free xtras to do many of the same things). You can take the reg code in
            the text file and perform some operation based on the local computer,
            say the hard drive's serial number (which you can retrieve with
            baDiskInfo). Of course this has the downside of failing to work for a
            legit user whose hard drive crashes... they will not be able to
            reinstall it on a new drive.

            So now, we have a serial number that is unique to the user's computer.
            They will need to call you (or you can set up a website to do this
            automatically) to give you their code and you can tell them the serial
            number that works with it). You will need to write a keygen to unencode
            their code and make a working serial for the program. So they now have a
            serial that works and enter it into the program.

            That would in turn set a global variable. The message on the stage
            saying that you need to register it can have a script like this:

            global gRegistered --this is set to 1 if it has been registered, 0 if not

            on beginSprite me
            if (gRegistered) then sprite(me.spriteNum).blend=0

            That will make it invisible if it has been registered.

            Now the tricky part is that the encrypted text file needs to be
            different for each zip archive, and that is where the server-side script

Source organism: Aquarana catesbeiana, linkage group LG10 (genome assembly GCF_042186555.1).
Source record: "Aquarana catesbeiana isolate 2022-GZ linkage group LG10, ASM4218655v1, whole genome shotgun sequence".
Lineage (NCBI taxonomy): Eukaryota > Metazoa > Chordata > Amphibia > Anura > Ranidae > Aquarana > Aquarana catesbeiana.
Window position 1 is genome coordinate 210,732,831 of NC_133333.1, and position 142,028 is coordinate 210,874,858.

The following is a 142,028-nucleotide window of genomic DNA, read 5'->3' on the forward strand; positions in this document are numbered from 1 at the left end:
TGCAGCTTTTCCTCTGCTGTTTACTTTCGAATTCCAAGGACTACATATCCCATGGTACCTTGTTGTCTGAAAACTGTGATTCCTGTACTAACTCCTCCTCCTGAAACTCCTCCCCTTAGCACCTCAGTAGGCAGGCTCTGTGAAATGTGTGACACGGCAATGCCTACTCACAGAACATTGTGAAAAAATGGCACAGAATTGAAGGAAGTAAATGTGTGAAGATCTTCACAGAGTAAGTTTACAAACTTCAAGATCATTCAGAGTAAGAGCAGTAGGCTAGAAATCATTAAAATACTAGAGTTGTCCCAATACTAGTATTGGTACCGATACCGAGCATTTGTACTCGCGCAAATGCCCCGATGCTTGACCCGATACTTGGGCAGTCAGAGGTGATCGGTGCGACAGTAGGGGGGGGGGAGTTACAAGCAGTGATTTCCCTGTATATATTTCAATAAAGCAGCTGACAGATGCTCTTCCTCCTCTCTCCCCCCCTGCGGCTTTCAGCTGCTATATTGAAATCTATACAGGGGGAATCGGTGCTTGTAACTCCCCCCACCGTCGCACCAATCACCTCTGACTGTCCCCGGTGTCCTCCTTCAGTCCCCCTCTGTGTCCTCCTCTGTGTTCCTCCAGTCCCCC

comes in. I don't know enough PHP myself to write this script, but I
            know PHP is capable of doing it. When the download process is started,
            it will take your program and make the text file with a random
            registration number, then zip them up and send them to the downloaders

            That takes care of the online version. The DVD version is totally
            different. Unless you are going to make each DVD by hand with a
            different text file, this approach won't work. If you are going to
            mass-duplicate all the DVDs, then they will all be identical, so you'll
            need a different approach. Look at the current content protection
            schemes, and pick the one you like.

            There are also xtras out there that purport to protect your content,
            checkout www.updatestage.com and the Mile High Table O'Products. I have
            never used them, but they may work as well or better as what I've
            outlined. Just beware that the more secure you make it, the more
            annoying it will be to your paying customers (and yes, I am repeating
            this for a good reason). I know I hate it when programs put files all
            over my hard drive, edit my registry and otherwise try to prevent
            copying in annoying ways.
            • 3. Re: copyright
              nevereasy Level 1
              Thanks Mike, this is the start that I need.
              I understand what you're saying about security. I always quote the pyramids ... they weren't secure either!
              I also don't want to make my stuff too frustrating ... I will hold back a bit.